- It name-checks ALL the major banks. This surprised me. I would have expected some Hollywood legal team to force a fig-leaf change to “Mulligan Stanley, Gortman Sachs, Morrel Lynch, etc….“
- Bernie Sanders: He seems to be doing quite well out there… With a one-note campaign attacking the banks as vanguards of a “corrupt system.” Heck, Bernie has single-handedly revived “Goldman Sachs” as a marker of moral taint (see Hillary’s $650k of
bribesspeaking fees). I think Bernie would love to be President, but will settle for winning back the Senate – see “pound of flesh” under Hillary below.
- Donald Trump: He also seems to be doing quite well. Trump’s message isn’t coherent enough to be explicitly anti-bank. But his supporters certainly look like an incipient
peasant revoltpitchfork-and-torch brigade…
- Hillary Clinton: Out-flanked by Sanders, she’s out blasting the same banks that she used to massage for dollars. And Hillary is most likely the next President (more on that later). Just wait until Sanders extracts his pound of flesh to go out on the campaign trail for her. More on this later too, but I’d guess a big bloody hunk comes out of the “big bank regulations” policy sphere.
- Democrat’s Re-Take the Senate Baying for Bank Blood? The Democrats have an increasingly good shot at flipping the Senate this election cycle. Particularly if those swing-state candidates tap the raw, rich vein of populist, anti-bank anger unearthed by Sanders and Trump. Those two sentences imply a sort of circular logic that is entirely by design. If the Democrats do flip the Senate, the incoming senators are going to be bank-bashers. Owing a lot to Bernie Sanders. And Elizabeth Warren. She has been quiet so far (waiting for Bernie/Hillary to resolve I’d guess). But wait until she gets out on the hustings. Fighting for a woman President, a Democratic Senate, and a pox on the banks…. That will be
- New Life for Individual Prosecutions? Phil Angelides, the guy who wrote the (unlikely best seller) Financial Crisis Inquiry Commission report is goading the DoJ to act it it by, well, actually prosecuting somebody. That pesky ten year statute of limitations… One can argue Angelides is just a Democratic hack trying to grab headlines. But that is exactly the point. The political winds are shifting… See this FT piece for the details – “Charge senior bank bosses, says former commissioner” Phil Angelides uncovered evidence of widespread fraud and corruption in the US mortgage market as chairman of the commission which produced the government report on the global financial crisis. Five years on, he is asking the Department of Justice why it has yet to call any senior bank executives to account… In a letter to Loretta Lynch, US Attorney General, Mr Angelides has challenged the DoJ to take action before the ten-year statute of limitation expires.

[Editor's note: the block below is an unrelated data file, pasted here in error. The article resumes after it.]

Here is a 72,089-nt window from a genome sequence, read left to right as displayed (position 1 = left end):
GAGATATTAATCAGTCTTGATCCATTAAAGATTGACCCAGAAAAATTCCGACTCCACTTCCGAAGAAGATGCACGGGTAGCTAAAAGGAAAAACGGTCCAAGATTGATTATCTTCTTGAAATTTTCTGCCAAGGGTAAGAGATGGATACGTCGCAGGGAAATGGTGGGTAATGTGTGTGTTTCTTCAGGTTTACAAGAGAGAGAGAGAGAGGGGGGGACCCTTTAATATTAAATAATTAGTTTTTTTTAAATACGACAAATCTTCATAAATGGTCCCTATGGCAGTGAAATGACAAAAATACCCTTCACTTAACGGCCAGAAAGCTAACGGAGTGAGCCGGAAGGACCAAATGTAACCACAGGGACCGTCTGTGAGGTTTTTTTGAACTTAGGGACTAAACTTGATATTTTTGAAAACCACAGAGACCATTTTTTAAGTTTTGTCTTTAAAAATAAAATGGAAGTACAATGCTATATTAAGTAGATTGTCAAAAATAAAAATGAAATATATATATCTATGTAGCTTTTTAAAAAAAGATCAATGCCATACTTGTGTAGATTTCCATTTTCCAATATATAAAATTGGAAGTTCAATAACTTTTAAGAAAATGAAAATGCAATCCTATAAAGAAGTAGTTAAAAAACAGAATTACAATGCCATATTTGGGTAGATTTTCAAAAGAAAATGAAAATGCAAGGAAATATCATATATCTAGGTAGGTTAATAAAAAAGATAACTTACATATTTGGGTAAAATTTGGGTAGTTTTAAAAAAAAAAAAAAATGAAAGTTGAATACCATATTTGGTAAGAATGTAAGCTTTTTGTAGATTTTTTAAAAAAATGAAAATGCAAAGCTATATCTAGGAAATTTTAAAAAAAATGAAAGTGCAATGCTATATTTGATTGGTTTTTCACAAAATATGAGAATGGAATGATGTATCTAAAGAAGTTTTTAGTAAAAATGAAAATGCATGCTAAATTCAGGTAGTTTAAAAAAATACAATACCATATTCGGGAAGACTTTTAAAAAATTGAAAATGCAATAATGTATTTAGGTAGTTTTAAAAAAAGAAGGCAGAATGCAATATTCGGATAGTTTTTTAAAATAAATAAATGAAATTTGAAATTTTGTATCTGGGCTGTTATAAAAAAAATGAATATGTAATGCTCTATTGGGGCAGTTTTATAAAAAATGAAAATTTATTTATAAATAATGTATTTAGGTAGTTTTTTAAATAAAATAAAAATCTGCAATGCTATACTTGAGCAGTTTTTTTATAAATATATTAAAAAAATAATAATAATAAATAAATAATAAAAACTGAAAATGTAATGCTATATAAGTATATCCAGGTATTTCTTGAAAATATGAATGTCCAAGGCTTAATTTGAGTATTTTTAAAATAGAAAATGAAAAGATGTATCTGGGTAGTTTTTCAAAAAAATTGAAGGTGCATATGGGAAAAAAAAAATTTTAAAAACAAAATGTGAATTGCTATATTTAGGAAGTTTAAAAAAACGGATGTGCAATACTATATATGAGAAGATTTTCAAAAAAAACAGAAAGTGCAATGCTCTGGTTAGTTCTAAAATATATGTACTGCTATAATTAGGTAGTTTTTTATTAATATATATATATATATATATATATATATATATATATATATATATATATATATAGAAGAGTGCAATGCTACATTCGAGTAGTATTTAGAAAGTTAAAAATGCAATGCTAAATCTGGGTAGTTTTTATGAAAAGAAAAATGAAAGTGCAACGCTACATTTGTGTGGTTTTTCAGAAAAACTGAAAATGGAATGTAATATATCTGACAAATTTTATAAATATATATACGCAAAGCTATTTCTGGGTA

There’s more of the above wherever you look. Most interesting is that so few people seem to be looking there. Even Gretchen Morgensen of the NY Times. She spent major column inches on Sunday looking at the banks without seriously considering that glint of torches on pitchforks. Maybe it was too far outside the castle walls. Maybe she is buried too far inside them. She is not alone.
But the markets have noticed. Being reasonably efficient, they are pricing in more political risk for banks. Being human, most market commentators are still looking for explanations in the economic sphere, not the political one. Blithely assuming the status quo still holds. And it might yet. But I’d bet with the market on this one…